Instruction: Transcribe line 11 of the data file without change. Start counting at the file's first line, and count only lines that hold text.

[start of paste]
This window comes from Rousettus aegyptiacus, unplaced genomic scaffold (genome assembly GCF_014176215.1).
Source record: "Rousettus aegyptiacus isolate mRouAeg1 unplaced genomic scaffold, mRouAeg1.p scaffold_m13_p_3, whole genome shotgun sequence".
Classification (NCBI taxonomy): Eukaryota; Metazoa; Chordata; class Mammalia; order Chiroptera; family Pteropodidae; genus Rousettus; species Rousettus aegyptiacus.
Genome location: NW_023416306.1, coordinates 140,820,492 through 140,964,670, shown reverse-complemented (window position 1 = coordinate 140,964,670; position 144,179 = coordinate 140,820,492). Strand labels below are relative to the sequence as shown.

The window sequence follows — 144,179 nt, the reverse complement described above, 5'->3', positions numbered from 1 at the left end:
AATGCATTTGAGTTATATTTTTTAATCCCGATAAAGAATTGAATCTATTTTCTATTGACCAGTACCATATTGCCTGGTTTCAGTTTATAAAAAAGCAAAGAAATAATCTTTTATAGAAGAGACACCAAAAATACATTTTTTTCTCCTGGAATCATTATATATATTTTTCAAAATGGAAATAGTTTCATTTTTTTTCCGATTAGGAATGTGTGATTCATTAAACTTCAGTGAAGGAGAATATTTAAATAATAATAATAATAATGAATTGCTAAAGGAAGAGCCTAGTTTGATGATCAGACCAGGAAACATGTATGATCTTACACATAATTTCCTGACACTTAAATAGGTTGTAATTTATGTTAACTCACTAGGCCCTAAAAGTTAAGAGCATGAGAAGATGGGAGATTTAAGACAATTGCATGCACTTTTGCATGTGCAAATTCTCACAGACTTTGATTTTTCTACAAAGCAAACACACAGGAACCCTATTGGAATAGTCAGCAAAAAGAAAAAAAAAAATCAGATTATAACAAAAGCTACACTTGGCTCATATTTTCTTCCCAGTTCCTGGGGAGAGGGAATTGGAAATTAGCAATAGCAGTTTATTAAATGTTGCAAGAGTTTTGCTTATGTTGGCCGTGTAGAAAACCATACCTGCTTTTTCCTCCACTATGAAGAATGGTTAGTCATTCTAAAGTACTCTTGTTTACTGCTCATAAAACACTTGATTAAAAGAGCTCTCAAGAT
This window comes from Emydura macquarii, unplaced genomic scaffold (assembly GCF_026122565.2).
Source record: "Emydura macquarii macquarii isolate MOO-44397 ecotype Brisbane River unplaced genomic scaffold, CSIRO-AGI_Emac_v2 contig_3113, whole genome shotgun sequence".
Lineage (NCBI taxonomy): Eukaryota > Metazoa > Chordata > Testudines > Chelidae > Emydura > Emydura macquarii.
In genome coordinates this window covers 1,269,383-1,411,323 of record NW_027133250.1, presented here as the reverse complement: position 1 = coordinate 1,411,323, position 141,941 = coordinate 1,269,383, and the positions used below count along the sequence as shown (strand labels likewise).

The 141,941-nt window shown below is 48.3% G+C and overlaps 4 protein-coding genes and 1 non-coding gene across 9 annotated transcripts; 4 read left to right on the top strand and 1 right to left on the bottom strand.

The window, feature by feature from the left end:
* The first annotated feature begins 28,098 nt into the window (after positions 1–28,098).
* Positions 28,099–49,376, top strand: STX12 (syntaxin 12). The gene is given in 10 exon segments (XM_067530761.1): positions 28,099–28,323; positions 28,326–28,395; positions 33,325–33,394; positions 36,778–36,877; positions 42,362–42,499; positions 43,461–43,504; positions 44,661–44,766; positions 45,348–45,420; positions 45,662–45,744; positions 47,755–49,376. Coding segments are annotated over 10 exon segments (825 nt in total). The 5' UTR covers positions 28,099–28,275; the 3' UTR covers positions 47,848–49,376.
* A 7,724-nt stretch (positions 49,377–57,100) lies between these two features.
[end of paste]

The 141,941-nt window shown below is 48.3% G+C and overlaps 4 protein-coding genes and 1 non-coding gene across 9 annotated transcripts; 4 read left to right on the top strand and 1 right to left on the bottom strand.